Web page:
Briefs filed April 20 by the three states, the federal government and the Umatilla, Warm Springs and Yakama tribes defend the decision, and ask that the preliminary injunction be denied.
The parties to the lawsuit have proposed that the plaintiffs – HSUS and the Wild Fish Conservancy – have until the end of the day today to respond to the federal, state and tribal arguments.
U.S. District Court Judge Michael H. Simon on Tuesday scheduled oral argument on HSUS's motion for a preliminary injunction to take place at 9 a.m. on May 15 at the federal courthouse in Portland, Courtroom 13B. A decision from the judge would then be forthcoming.
The April 20 federal memorandum says NOAA Fisheries has followed a legal path.
“After an extensive administrative process and through repeated consultation with a statutorily created Pinniped-Fishery Interaction Task Force (“Task Force”), NMFS has determined that pinniped predation at Bonneville dam poses a serious risk to ESA-listed salmonids; that is, sea lions at Bonneville dam are having a ‘significant negative impact’,” on the decline or recovery of these listed salmonids, the federal brief said, noting Section 120 language.
“In this exact circumstance, Congress has spoken directly to this issue and clearly instructed NMFS to favor ESA-listed salmon and steelhead over a healthy population of sea lions.”
The federal filing says the HSUS arguments “are not reasoned and do not present viable claims under the law.
“The crux of their claims is that other factors on the Columbia River, like treaty-based harvest of salmon and mortality through the Federal Columbia River Power System (“hydrosystem”), have a far greater impact on listed salmon and steelhead than sea lion predation. This, they contend, means that NMFS must address all of these other threats to ESA-listed salmonids first, before NMFS can ever authorize lethal take of predatory California Sea lions.
“It is true that the hydrosystem and harvest, among other threats, result in mortality to salmon and steelhead. What Plaintiffs have consistently failed to address, however, is that Congress did not condition the applicability of Section 120 to only those instances where pinniped predation is the only source of mortality affecting the decline or recovery of ESA-listed stocks,” according to a joint filing from the three states. “Plaintiffs also fail to acknowledge that the threats they identify have been carefully managed and mitigated for decades, while sea lion predation is a relatively new and unmanaged threat that, according to Congress, must be actively pursued.”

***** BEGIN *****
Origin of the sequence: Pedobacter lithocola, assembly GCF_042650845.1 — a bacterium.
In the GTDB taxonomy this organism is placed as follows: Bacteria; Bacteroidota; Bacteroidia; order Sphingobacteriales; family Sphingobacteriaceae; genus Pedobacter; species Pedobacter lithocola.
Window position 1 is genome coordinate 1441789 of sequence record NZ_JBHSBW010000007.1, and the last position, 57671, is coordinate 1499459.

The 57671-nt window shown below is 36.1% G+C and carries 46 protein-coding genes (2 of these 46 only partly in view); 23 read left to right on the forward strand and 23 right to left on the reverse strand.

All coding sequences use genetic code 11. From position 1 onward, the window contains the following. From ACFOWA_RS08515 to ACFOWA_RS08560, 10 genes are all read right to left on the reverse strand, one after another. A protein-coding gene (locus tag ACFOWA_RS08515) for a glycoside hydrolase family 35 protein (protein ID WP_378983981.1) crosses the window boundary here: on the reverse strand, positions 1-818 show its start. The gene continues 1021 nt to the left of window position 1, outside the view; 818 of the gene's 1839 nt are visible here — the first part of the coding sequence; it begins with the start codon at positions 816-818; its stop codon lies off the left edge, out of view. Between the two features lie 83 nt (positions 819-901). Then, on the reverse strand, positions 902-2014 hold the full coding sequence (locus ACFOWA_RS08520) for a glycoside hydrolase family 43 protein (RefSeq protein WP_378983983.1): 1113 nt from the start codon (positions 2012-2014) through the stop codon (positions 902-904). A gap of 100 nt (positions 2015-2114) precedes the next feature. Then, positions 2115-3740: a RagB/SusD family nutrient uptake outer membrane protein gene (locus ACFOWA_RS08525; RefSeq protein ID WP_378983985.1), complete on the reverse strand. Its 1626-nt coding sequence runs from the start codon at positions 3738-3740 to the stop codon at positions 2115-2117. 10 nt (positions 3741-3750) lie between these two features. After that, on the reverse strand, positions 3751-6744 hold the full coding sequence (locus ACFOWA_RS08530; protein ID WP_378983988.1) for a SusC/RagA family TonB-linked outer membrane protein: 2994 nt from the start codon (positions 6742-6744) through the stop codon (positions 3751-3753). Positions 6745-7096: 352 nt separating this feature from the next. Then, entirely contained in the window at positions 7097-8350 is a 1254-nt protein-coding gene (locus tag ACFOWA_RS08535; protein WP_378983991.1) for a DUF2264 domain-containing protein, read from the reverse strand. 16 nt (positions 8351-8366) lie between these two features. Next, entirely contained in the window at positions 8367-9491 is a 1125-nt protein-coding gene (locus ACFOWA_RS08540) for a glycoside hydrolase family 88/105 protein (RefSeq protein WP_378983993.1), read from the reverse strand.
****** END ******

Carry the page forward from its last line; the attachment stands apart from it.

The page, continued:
The April 20 memo filed by the three tribes says plaintiffs’ assertion that sea lion predation is insignificant is “based on a false construct.”
“They take a small sliver of sea lion predation in the Columbia River, that which occurs only within the one-quarter mile ‘observation area’ of Bonneville Dam, and then shut their eyes and cover their ears to sea lion predation in the rest of the River, which is an order of magnitude larger,” the tribal brief says.
“Plaintiffs then compare that sliver of predation against harvest that occurs throughout the entire River and cry “Foul! Look, the impacts of sea lion predation are not significant as compared to fishery harvest.”
If a truer assessment was employed “the only conclusion that can be made, once the totality of sea lion predation on listed fish is measured, is that predation and the harms it causes greatly exceeds that of status quo harvest.
“Plaintiffs also ignore the fact that fisheries are managed under the jurisdiction of federal courts pursuant to court orders, constitutionally protected treaty rights, and federal mitigation obligations that weave together and form the backdrop for tribal and non-tribal harvest. For these and the other points and authorities discussed below, the Motion for Preliminary Injunction should be denied,” the tribes say.
For more information see CBB, April 13, 2012, “Request For Preliminary Injunction Filed As States Continue Trapping, Euthanizing Sea Lions” http://www.cbbulletin.com/419349.aspx